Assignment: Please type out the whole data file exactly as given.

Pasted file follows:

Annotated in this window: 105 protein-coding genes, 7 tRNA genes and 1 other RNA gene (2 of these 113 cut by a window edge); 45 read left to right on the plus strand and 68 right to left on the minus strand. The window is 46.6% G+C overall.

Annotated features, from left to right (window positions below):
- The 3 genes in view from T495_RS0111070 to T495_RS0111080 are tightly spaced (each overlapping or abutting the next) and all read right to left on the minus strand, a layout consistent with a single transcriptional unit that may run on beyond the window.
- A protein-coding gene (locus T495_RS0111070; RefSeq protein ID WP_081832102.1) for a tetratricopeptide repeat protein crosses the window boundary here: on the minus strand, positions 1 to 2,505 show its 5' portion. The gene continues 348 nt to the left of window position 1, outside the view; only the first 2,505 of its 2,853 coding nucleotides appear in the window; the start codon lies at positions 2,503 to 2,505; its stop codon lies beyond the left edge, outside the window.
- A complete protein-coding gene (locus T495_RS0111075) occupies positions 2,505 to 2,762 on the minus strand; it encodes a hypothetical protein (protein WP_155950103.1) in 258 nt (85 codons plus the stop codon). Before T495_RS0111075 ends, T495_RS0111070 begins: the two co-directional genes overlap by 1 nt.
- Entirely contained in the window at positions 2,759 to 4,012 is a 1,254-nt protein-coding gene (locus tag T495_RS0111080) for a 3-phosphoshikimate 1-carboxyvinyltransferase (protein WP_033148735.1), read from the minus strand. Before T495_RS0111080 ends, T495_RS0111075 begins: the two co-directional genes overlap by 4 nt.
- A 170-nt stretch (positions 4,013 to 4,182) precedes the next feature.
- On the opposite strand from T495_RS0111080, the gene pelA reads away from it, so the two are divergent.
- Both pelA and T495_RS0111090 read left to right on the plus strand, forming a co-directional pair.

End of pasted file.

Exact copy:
Annotated in this window: 105 protein-coding genes, 7 tRNA genes and 1 other RNA gene (2 of these 113 cut by a window edge); 45 read left to right on the plus strand and 68 right to left on the minus strand. The window is 46.6% G+C overall.

Annotated features, from left to right (window positions below):
- The 3 genes in view from T495_RS0111070 to T495_RS0111080 are tightly spaced (each overlapping or abutting the next) and all read right to left on the minus strand, a layout consistent with a single transcriptional unit that may run on beyond the window.
- A protein-coding gene (locus T495_RS0111070; RefSeq protein ID WP_081832102.1) for a tetratricopeptide repeat protein crosses the window boundary here: on the minus strand, positions 1 to 2,505 show its 5' portion. The gene continues 348 nt to the left of window position 1, outside the view; only the first 2,505 of its 2,853 coding nucleotides appear in the window; the start codon lies at positions 2,503 to 2,505; its stop codon lies beyond the left edge, outside the window.
- A complete protein-coding gene (locus T495_RS0111075) occupies positions 2,505 to 2,762 on the minus strand; it encodes a hypothetical protein (protein WP_155950103.1) in 258 nt (85 codons plus the stop codon). Before T495_RS0111075 ends, T495_RS0111070 begins: the two co-directional genes overlap by 1 nt.
- Entirely contained in the window at positions 2,759 to 4,012 is a 1,254-nt protein-coding gene (locus tag T495_RS0111080) for a 3-phosphoshikimate 1-carboxyvinyltransferase (protein WP_033148735.1), read from the minus strand. Before T495_RS0111080 ends, T495_RS0111075 begins: the two co-directional genes overlap by 4 nt.
- A 170-nt stretch (positions 4,013 to 4,182) precedes the next feature.
- On the opposite strand from T495_RS0111080, the gene pelA reads away from it, so the two are divergent.
- Both pelA and T495_RS0111090 read left to right on the plus strand, forming a co-directional pair.